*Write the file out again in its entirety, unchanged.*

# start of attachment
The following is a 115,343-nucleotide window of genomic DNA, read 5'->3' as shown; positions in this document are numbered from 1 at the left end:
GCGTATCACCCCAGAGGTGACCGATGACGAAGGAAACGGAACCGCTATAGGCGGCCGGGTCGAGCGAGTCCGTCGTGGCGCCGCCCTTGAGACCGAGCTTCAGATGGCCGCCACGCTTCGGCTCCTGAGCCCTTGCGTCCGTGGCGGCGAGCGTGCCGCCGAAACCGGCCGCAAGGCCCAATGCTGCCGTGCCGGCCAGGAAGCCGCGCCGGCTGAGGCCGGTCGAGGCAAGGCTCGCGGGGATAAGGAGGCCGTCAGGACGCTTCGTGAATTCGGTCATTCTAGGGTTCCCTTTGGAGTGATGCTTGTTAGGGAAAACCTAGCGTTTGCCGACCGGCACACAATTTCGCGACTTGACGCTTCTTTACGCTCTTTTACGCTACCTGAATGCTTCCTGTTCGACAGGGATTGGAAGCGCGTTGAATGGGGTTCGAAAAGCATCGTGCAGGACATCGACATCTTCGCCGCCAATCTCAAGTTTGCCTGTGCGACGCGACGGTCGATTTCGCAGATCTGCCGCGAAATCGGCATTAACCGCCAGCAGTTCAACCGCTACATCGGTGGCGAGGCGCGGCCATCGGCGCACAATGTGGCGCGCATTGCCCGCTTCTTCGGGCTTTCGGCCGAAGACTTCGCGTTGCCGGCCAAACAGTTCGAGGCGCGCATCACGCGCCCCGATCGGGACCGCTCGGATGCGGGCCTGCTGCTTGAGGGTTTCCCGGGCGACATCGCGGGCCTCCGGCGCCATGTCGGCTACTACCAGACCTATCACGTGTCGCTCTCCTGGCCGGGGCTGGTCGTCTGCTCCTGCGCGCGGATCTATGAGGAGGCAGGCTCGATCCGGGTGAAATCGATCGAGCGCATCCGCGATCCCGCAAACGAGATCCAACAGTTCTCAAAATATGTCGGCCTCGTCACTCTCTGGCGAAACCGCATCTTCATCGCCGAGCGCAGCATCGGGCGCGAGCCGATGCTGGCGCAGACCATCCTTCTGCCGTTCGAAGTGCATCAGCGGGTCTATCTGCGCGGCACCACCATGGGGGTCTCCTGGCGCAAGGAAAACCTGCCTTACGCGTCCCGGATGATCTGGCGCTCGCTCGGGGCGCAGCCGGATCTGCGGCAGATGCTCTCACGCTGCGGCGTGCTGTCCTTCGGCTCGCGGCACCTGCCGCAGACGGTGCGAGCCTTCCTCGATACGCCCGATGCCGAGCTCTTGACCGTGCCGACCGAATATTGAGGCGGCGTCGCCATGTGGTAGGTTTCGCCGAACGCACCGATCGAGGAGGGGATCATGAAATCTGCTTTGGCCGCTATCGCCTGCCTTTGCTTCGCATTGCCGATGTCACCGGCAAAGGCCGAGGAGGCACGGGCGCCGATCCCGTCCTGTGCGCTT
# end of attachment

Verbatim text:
The following is a 115,343-nucleotide window of genomic DNA, read 5'->3' as shown; positions in this document are numbered from 1 at the left end:
GCGTATCACCCCAGAGGTGACCGATGACGAAGGAAACGGAACCGCTATAGGCGGCCGGGTCGAGCGAGTCCGTCGTGGCGCCGCCCTTGAGACCGAGCTTCAGATGGCCGCCACGCTTCGGCTCCTGAGCCCTTGCGTCCGTGGCGGCGAGCGTGCCGCCGAAACCGGCCGCAAGGCCCAATGCTGCCGTGCCGGCCAGGAAGCCGCGCCGGCTGAGGCCGGTCGAGGCAAGGCTCGCGGGGATAAGGAGGCCGTCAGGACGCTTCGTGAATTCGGTCATTCTAGGGTTCCCTTTGGAGTGATGCTTGTTAGGGAAAACCTAGCGTTTGCCGACCGGCACACAATTTCGCGACTTGACGCTTCTTTACGCTCTTTTACGCTACCTGAATGCTTCCTGTTCGACAGGGATTGGAAGCGCGTTGAATGGGGTTCGAAAAGCATCGTGCAGGACATCGACATCTTCGCCGCCAATCTCAAGTTTGCCTGTGCGACGCGACGGTCGATTTCGCAGATCTGCCGCGAAATCGGCATTAACCGCCAGCAGTTCAACCGCTACATCGGTGGCGAGGCGCGGCCATCGGCGCACAATGTGGCGCGCATTGCCCGCTTCTTCGGGCTTTCGGCCGAAGACTTCGCGTTGCCGGCCAAACAGTTCGAGGCGCGCATCACGCGCCCCGATCGGGACCGCTCGGATGCGGGCCTGCTGCTTGAGGGTTTCCCGGGCGACATCGCGGGCCTCCGGCGCCATGTCGGCTACTACCAGACCTATCACGTGTCGCTCTCCTGGCCGGGGCTGGTCGTCTGCTCCTGCGCGCGGATCTATGAGGAGGCAGGCTCGATCCGGGTGAAATCGATCGAGCGCATCCGCGATCCCGCAAACGAGATCCAACAGTTCTCAAAATATGTCGGCCTCGTCACTCTCTGGCGAAACCGCATCTTCATCGCCGAGCGCAGCATCGGGCGCGAGCCGATGCTGGCGCAGACCATCCTTCTGCCGTTCGAAGTGCATCAGCGGGTCTATCTGCGCGGCACCACCATGGGGGTCTCCTGGCGCAAGGAAAACCTGCCTTACGCGTCCCGGATGATCTGGCGCTCGCTCGGGGCGCAGCCGGATCTGCGGCAGATGCTCTCACGCTGCGGCGTGCTGTCCTTCGGCTCGCGGCACCTGCCGCAGACGGTGCGAGCCTTCCTCGATACGCCCGATGCCGAGCTCTTGACCGTGCCGACCGAATATTGAGGCGGCGTCGCCATGTGGTAGGTTTCGCCGAACGCACCGATCGAGGAGGGGATCATGAAATCTGCTTTGGCCGCTATCGCCTGCCTTTGCTTCGCATTGCCGATGTCACCGGCAAAGGCCGAGGAGGCACGGGCGCCGATCCCGTCCTGTGCGCTT